Norway_After_Liberation_1945_BU9759A line of Messerschmitt Bf 110 night fighters at Solar aerodrome, Stavanger, Norway, 1945.

A line of Messerschmitt Bf 110 night fighters at Solar aerodrome, Stavanger, Norway, 1945.

Norway_After_Liberation,_1945_CL2918

An abandoned Blohm und Voss Bv 138 flying boat stands close to a pile of wreckage from German seaplanes at Tromso in northern Norway.

Norway_After_Liberation,_1945_CL2914

German prisoners of war assist a sergeant of a Royal Air Force Disarmament Wing make an inventory of aircraft spare parts at Kjeller airfield neat Oslo.

The_Royal_Air_Force_in_Norway_Following_the_Liberation,_1945_CL3285

Sergeant H E Hadley and Leading Aircraftman W J Ferris of the Royal Air Force Disarmament Wing prepare to burn a pile of German propaganda literature at an airfield near Stavanger.

The_Royal_Air_Force_in_Norway_Following_the_Liberation,_1945_CL3286

Sergeant H E Hadley and Leading Aircraftman W J Ferris of a Royal Air Force Disarmament Wing burn German propaganda literature at an airfield near Stavanger.

Norway_After_Liberation_1945_BU9761

An officer of a Highland regiment inspects a German Molch (Salamander) one-man submarine at Solar aerodrome, Stavanger, Norway.

Norway_After_Liberation_1945_BU9757

A German prisoner engaged in clearing a minefield near Stavanger fixes a fuse to a Teller mine. These mines were too dangerous to move and so were blown up where they were located.

Norway_After_Liberation_1945_BU9755

A German prisoner engaged in clearing a minefield near Stavanger probes for mines in a crater.

Norway_After_Liberation_1945_BU9752

A German prisoner engaged in mine clearance duties near Stavanger unearths an anti-personnel mine.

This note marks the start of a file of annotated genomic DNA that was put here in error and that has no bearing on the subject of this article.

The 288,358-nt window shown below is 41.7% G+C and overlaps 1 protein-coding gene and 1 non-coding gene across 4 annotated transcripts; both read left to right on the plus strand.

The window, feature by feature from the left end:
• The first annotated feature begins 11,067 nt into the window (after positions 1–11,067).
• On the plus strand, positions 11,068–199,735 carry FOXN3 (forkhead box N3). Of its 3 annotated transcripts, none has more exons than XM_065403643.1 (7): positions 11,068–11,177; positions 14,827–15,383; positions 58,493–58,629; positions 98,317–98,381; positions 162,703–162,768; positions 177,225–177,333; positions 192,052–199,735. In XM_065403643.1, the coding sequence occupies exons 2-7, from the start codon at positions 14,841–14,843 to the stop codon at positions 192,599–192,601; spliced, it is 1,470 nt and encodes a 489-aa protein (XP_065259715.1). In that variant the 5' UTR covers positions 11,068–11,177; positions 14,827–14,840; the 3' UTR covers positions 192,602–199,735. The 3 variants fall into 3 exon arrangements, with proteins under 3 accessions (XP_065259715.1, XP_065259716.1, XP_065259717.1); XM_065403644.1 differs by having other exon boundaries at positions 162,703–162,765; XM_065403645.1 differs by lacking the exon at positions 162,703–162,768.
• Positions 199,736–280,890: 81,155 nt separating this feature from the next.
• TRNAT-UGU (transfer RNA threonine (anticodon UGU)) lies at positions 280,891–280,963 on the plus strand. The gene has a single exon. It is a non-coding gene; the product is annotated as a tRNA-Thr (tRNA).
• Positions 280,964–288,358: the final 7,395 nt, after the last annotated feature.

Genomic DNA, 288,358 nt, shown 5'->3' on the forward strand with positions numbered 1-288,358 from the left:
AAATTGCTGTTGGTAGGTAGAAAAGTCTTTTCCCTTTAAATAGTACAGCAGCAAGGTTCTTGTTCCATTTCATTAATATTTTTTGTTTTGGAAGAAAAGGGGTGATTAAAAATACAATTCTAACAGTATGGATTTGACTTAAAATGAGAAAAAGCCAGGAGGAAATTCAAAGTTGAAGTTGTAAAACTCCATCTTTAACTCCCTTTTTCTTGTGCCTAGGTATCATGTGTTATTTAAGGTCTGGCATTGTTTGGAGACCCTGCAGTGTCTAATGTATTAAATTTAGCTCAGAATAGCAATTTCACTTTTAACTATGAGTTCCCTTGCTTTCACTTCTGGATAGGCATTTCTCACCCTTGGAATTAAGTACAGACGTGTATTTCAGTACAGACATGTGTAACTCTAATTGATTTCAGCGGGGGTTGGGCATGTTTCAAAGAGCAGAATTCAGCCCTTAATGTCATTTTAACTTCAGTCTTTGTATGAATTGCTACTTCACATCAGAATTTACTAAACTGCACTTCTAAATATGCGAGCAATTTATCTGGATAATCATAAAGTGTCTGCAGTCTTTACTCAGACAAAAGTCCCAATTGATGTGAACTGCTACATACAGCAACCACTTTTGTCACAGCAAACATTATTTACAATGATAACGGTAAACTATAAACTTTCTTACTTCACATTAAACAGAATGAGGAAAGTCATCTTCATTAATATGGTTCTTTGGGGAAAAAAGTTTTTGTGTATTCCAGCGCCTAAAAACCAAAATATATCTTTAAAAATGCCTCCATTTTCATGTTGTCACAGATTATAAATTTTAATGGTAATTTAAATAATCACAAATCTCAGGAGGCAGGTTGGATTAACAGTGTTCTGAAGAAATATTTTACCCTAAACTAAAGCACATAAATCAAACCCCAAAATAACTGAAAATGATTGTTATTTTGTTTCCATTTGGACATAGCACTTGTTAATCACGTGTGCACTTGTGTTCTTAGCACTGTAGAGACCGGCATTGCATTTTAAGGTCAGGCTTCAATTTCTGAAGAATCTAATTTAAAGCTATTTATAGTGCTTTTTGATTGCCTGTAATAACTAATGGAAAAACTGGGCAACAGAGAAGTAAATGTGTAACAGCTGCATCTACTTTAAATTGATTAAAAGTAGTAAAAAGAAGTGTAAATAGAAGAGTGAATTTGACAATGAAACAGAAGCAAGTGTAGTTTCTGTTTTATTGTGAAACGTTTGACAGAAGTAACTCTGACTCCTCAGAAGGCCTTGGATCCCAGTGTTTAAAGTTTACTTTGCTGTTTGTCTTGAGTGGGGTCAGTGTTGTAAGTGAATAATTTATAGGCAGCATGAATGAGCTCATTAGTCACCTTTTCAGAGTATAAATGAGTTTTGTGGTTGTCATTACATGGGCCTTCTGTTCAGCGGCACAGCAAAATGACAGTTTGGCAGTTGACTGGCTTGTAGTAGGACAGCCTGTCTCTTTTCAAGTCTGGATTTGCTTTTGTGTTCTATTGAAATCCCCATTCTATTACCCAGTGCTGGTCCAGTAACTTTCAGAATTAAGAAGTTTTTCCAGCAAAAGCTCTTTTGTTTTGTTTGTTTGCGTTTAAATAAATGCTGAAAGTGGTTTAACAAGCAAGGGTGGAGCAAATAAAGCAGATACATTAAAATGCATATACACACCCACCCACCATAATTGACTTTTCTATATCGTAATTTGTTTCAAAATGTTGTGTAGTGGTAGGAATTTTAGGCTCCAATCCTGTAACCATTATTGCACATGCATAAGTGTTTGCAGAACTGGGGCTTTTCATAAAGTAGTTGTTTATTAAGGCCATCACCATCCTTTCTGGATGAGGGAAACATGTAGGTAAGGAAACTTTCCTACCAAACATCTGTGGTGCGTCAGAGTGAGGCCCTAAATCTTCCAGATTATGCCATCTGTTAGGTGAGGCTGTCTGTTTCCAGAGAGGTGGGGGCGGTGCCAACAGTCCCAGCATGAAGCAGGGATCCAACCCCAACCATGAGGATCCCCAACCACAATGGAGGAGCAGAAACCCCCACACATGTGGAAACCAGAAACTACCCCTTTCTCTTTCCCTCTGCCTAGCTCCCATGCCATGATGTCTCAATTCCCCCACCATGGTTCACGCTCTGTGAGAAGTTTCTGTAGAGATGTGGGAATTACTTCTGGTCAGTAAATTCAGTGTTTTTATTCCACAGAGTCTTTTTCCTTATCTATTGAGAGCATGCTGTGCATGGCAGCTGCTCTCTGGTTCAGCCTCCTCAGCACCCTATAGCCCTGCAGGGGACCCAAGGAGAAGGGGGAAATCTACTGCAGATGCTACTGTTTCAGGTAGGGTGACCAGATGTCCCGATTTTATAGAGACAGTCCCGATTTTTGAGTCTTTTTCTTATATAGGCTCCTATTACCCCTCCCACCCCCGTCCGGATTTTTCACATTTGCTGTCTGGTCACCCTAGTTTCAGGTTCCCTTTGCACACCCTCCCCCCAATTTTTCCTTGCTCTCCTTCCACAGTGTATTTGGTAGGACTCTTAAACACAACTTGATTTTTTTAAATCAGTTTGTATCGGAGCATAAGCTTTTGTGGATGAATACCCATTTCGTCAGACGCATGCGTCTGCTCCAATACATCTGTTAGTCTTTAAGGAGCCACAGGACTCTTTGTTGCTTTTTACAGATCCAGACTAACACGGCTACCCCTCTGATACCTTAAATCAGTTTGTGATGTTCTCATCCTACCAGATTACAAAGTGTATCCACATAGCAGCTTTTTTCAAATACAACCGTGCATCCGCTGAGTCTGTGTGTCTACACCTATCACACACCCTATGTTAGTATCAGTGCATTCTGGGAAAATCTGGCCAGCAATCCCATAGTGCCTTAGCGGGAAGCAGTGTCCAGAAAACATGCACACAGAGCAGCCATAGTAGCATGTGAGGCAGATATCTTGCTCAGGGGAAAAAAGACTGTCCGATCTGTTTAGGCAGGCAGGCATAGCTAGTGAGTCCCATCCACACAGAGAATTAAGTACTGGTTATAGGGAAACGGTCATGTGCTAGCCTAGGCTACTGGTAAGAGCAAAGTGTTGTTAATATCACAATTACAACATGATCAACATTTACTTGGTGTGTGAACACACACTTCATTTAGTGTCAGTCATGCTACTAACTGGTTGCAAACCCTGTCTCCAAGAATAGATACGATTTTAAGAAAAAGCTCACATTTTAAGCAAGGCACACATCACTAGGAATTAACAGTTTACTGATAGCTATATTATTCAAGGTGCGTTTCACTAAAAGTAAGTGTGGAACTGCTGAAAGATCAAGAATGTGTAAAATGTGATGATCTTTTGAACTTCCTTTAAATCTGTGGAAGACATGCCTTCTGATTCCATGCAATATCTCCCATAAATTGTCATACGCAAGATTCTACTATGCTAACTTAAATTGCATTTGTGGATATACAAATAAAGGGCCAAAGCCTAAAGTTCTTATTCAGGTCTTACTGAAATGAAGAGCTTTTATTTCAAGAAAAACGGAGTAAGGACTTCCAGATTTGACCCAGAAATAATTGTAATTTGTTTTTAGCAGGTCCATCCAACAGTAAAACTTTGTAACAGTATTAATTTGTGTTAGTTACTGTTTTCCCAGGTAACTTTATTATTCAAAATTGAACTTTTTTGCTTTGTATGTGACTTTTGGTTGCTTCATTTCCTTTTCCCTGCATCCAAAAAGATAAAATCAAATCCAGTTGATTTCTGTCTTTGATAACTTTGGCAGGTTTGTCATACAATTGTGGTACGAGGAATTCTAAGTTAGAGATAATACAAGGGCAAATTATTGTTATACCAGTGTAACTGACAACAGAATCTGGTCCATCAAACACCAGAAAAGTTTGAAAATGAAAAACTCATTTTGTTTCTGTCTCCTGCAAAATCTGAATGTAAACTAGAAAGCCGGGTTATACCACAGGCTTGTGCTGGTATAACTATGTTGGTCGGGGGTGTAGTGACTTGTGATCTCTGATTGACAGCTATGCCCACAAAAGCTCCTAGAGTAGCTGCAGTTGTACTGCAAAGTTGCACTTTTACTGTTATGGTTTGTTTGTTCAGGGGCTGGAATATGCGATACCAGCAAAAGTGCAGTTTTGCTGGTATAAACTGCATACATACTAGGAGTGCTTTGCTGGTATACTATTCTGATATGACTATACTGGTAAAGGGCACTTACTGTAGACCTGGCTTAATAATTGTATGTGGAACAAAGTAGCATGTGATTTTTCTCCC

Norway_After_Liberation_1945_BU9758

The explosion caused from the detonation of German Teller mines during the clearing of a minefield near Stavanger.

Fanger og lokalbefolkning ved Falstad (1945) / Prisoners and local people at Falstad (1945)

Prisoners and local people by the main gate at Falstad prison camp (SS Strafgefangenenlager Falstad) shortly after Liberation in May 1945. From the left: Per Sæther, unknown woman, Ljuban Vukovic, Eldbjørg Augdal and a Soviet prisoner (Aleksandr Makeyev or Aleksey Pasnov)

Løslatte_falstadfanger_(1945)_-_Released_Falstad_prisoner_(1945)_(6729995799)

Two couples from Frol/Levanger, Ingeborg and Martin Sivertsen and Hilda and Olav Holberg, were in January 1945 arrested as hostages for their sons. They were imprisoned at Falstad until Liberation. This photo is taken at Ronglan railway station on May 8th 1945.

Credits: Imperial War Museum and Creative Commons License (Wikipedia)




Share.

About Author

Argunners Magazine is an independent online historian and collector's magazine, dedicated to the militaria and history of both Axis and Allied powers during the World War 1 & 2. Argunners is a central resource offering the latest militaria and war history news, journals, articles and press releases related to these themes.

7 Comments

    • Weaponds were used by the Norwegian army after the war. The mauser rifles got new barrels in 7.62×63 and were stamper “Hær” for the army, “FLY” for the airforce, “K.ART. for the marine and coastguard. The G33/40 Mausers were stamped “Politi” and used by the police. The police kept the original 7.92 barrel. Today these rifles are still used as hunting rifles, but I assume most of them just stands in the safe. Some collect them, but loose value and interest because they are rebuild.

Let us know what you think: